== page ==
Piper Allman looks and acts like your average 13-year old Sooke girl. She laughs. She likes stuff. Most of all though, she loves going down courage-defying steep hills on her mountain bike with the same determination that would otherwise take an average cyclist some serious cojones to even try.
In the Allman family though, the way of the bike is a way of life. Always travelling as a pack up mountain, it was all she needed to get inspired and kick off her own career as a professional mountain biker, one that quickly advanced to first place in some of British Columbia’s toughest mountain bike races.
And despite the fierce competition, Allman, who’s been biking her whole life and mountain biking for the last seven years, is pretty relaxed when it comes to tackling a race.
“I don’t get too stressed, I just do my best and see what my result is,” she said.
In her last race, Allman scored first place in the Women’s U15 category at the Silver Star competition in Vernon, B.C. “I was the only one in my category, so I decided to take it slow and just get down the mountain, and I ended up getting a good time.”
Allman’s goal soars much higher than just a few vertical backwoods trails though. She hopes to bring her skill to the world stage of mountain bike racing.
“I want to race world cups. I think I’ll race my first world cup in three years, and junior year, and then move up to elite,” she said. “They are all around the world, with the closest one is in Quebec. Then there’s Scotland, Switzerland, Germany, Australia.”
Interestingly enough, Allman was also the youngest to race in the last few events with the closest rivals being the U17 class.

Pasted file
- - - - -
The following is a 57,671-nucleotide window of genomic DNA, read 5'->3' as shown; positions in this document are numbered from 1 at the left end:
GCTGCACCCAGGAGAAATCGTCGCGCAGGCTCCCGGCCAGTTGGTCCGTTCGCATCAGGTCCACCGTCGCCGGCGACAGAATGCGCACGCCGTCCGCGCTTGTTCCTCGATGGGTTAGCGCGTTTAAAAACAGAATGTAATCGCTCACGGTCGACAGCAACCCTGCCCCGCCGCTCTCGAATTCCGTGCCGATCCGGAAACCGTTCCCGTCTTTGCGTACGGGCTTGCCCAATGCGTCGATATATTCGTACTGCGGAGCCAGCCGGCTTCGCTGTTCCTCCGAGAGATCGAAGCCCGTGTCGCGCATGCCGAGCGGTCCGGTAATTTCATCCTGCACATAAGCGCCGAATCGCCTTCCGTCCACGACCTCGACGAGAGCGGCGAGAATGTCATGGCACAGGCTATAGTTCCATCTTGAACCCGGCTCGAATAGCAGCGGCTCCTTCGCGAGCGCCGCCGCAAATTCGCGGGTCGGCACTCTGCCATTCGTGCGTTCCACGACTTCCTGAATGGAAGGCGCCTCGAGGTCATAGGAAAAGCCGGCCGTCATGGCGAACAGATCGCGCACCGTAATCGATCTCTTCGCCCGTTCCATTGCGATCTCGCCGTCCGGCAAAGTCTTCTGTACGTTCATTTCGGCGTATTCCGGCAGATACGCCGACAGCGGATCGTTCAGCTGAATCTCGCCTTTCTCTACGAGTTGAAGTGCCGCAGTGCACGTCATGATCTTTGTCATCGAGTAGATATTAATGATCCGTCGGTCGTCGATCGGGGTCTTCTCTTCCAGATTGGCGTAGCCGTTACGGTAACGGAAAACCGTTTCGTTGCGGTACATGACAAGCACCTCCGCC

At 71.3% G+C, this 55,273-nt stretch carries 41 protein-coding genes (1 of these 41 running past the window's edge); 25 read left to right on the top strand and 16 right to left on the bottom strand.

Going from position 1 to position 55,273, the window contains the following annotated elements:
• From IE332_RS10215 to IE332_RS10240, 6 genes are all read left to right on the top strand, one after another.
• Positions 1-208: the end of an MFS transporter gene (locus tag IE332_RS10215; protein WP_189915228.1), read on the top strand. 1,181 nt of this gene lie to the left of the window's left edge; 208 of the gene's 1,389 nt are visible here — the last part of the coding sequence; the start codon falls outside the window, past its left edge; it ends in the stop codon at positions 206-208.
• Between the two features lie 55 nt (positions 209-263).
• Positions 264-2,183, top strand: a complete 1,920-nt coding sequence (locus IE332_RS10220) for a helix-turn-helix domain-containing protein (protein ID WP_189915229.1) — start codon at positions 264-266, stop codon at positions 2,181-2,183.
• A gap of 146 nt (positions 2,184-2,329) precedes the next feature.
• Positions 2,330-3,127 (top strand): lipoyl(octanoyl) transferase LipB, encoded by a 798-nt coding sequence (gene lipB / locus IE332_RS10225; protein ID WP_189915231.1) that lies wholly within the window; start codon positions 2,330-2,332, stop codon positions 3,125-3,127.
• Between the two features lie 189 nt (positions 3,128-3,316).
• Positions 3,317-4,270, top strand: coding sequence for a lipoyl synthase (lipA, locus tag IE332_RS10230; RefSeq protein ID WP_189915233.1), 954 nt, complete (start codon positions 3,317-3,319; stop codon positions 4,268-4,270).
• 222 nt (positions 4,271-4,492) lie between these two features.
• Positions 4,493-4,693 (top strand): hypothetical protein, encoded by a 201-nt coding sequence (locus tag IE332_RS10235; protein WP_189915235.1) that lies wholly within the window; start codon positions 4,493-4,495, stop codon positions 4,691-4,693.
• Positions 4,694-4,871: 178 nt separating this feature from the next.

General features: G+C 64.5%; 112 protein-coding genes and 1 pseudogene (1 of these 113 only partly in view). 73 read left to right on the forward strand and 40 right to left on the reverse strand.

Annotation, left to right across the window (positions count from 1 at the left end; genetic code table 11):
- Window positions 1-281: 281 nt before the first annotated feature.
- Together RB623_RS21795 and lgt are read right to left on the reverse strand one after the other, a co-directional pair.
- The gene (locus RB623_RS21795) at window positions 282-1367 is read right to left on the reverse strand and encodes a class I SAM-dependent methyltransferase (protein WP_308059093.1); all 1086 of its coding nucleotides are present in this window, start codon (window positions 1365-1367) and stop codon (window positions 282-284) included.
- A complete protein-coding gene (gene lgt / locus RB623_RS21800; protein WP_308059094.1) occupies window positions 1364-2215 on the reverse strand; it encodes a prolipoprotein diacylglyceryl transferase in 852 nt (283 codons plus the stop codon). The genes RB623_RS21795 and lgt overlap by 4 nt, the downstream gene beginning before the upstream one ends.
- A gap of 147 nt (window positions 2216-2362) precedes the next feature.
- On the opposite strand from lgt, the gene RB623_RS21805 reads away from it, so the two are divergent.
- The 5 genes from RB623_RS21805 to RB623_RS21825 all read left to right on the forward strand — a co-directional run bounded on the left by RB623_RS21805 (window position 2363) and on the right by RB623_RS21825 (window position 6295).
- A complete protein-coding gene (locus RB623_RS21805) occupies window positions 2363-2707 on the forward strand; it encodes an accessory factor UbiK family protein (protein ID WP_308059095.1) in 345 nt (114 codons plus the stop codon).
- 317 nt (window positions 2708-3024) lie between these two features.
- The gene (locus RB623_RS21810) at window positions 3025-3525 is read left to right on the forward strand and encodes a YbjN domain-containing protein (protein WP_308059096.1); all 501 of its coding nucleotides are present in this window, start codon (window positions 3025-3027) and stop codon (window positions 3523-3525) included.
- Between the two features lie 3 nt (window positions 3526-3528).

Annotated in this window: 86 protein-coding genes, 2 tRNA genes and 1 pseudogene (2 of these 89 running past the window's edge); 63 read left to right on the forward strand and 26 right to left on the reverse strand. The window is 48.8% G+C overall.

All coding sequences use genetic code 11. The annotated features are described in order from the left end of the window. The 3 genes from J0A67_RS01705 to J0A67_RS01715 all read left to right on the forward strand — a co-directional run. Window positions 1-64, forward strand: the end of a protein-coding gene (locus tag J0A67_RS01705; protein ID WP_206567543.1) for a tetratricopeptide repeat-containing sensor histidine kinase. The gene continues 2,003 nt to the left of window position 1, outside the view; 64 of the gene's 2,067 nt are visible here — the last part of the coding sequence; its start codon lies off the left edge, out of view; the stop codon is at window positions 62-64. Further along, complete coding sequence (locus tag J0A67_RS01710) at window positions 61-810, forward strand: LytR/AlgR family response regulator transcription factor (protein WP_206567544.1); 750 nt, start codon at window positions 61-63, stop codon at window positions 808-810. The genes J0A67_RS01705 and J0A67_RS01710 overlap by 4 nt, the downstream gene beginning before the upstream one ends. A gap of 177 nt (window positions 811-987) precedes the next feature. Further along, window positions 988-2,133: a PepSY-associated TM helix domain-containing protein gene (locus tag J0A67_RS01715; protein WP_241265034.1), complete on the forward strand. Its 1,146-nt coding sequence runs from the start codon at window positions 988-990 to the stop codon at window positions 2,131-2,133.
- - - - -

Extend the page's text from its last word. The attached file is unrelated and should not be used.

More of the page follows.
“It’s tricky for her to compare, because her closest competitor is U17,” said her father, Zack Allman, who’s been mountain biking for the last 20 years.
“My son, Noah Allman, rides too; she would come along with us. We used to push her bike up for her, that’s how we got up in the mountains, but now she does it by herself.”
Allman has also been taking part in up-and-coming series of mountain biking events called the Enduro-series; in these kinds of races, participants are judged on three separate times rather that one downhill run as usual.
“You peddle up, you have a certain amount of time to get up, but then they time you on the down, then you climb to another peak, and time you on the way down,” Allman said. “It’s a little less intense, because with the downhill, everything is on that three-minute run.”
Her pair of Intense mountain bikes, one for downhill and one for trails, are wondrous racing machines even by themselves. Her trail is a Tracer model; all carbon fibre chassis, much like a Ferrari, and her downhill bike, the M16, is all aluminum. Both bikes feature custom components such as handlebars, stem seats, cranks, and pedals.
Mind you, both are different animals altogether, Allman noted.
“This trail one is poppier, it likes to bounce more and the other one is just straight and sticks to the ground and is smoother,” she said.
“Downhill bikes when you hit a bump, they tend to squat, whereas these ones are flow-y. The other one is more of a hang on and try to get the straightest like down the mountain.”
Albeit an adrenaline-pumping affair, downhill mountain biking is still tricky.
During her race at Whistler, Allman endured a pretty rough fall when her front wheel suddenly decided it didn’t want to go straight anymore. She said it wasn’t so much the bike’s fault, but the lack of practice of the course before the race began.
“Near the top, the track was getting super dry and dusty, so my front wheel slid out and got the handlebar right into my stomach,” she recalled of her experience, albeit with a smile on her face. Following her accident, Allman was back into the game the next week — proof that ambition goes beyond a broken rib and a few bruises.
Last weekend, Allman raced in Kamloops, following a very successful season. This summer she will take part in many others, including one in October.